Sensori neural Deafness

Sensori neural Deafness

Deafness due to disease of the inner ear, hearing nerve or brain centres

Anatomy and Physiology of the Ear Click here

Sensorineural Hearing Loss: Develops when the auditory nerve or hair cells in the inner ear are damaged. The source may be located in the inner ear, the nerve from the inner ear to the brain, or in the brain. Sensorineural hearing loss, commonly referred to as “nerve deafness,” frequently occurs as a result of the aging process in the form of presbycusis, which is a gradual loss occurring in both ears. Tumors such as acoustic neuromas can lead to sensorineural hearing losses, as can viral infections, Meniere’s disease and meningitis. Sensorineural hearing loss can also be the result of repeated, continuous loud noise exposure, certain toxic medications, or as an inherited condition. Generally, it is non-reversible. Scientists have, however, made great progress in uncovering the genes responsible for a number of forms of congenital hearing impairments/ deafness, and this genetic research may in time lead to therapies for some congenital causes of hearing loss.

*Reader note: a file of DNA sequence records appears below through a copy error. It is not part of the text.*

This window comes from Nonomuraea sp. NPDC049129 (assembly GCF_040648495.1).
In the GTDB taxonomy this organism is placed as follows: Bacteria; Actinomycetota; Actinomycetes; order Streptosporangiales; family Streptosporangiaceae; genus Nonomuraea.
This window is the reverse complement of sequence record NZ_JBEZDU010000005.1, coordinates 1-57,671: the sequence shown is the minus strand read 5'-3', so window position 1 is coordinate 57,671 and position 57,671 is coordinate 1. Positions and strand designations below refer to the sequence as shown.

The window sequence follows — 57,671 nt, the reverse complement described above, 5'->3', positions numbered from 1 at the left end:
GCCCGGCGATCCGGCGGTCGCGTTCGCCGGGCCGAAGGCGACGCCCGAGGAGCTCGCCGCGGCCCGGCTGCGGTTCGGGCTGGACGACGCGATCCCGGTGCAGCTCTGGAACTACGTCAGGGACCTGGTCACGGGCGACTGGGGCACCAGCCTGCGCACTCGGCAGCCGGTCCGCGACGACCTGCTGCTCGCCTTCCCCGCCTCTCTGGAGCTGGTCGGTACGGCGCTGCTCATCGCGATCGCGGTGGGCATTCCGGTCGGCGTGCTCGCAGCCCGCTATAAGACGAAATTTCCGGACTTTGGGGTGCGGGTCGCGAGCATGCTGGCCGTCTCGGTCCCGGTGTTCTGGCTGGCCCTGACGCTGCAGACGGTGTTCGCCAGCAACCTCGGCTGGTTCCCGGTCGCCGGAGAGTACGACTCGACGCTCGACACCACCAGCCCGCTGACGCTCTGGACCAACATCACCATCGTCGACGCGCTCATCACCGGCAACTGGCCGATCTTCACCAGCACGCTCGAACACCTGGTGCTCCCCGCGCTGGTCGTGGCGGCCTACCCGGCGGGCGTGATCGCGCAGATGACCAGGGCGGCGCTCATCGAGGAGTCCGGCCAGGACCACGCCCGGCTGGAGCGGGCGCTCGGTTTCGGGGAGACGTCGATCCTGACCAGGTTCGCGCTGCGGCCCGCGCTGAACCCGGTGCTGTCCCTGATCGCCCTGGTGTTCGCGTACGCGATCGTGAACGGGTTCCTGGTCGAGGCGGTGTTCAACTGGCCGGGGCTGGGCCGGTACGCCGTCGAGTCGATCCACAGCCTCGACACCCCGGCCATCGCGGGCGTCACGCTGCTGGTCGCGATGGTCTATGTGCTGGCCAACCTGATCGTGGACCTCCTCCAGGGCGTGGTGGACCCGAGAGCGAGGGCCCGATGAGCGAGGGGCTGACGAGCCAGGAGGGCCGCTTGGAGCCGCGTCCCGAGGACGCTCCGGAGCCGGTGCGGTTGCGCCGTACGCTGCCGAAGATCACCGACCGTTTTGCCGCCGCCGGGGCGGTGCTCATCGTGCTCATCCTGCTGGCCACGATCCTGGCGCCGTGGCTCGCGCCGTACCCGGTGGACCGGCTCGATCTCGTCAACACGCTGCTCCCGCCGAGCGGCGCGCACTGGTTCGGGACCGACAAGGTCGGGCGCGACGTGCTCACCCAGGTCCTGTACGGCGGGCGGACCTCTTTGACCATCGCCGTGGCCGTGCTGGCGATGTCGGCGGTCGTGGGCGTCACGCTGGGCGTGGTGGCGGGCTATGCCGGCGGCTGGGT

Sensorineural hearing loss may be further differentiated as sensory or neural. Sensory hearing loss refers to loss caused by abnormalities in the cochlea, such as by damage from noise trauma, viral infection, drug toxicity, or Meniere’s disease. Neural loss stems from problems in the auditory (eighth cranial) nerve, such as tumors or neurologic disorders. While tumors in this nerve may be life threatening, they are also often curable.

Causes

 

 

 

 

 

 

 

 

 

 

 

Audiogram and Impedance test results of a patient with Sensori Neural Deafness

Hearing Aids – Treatment of  Sensori-Neural (“Nerve deafness”)  and Click

The hope for  Deafness due to ageing

An initial hearing loss manifests when people begin to notice a reduction in their hearing ability.

1. It becomes difficult to understand what is being said, when three or more people are talking together.

2. It seems that others – especially young people – have begun to mumble.

3. Background noise can make it difficult to understand what is being said.

4. Other sounds, such as bird song, doorbells or a ringing telephone, can recede or simply disappear.

5. Family and friends of people who have a hearing loss, due to advancing age, also notice this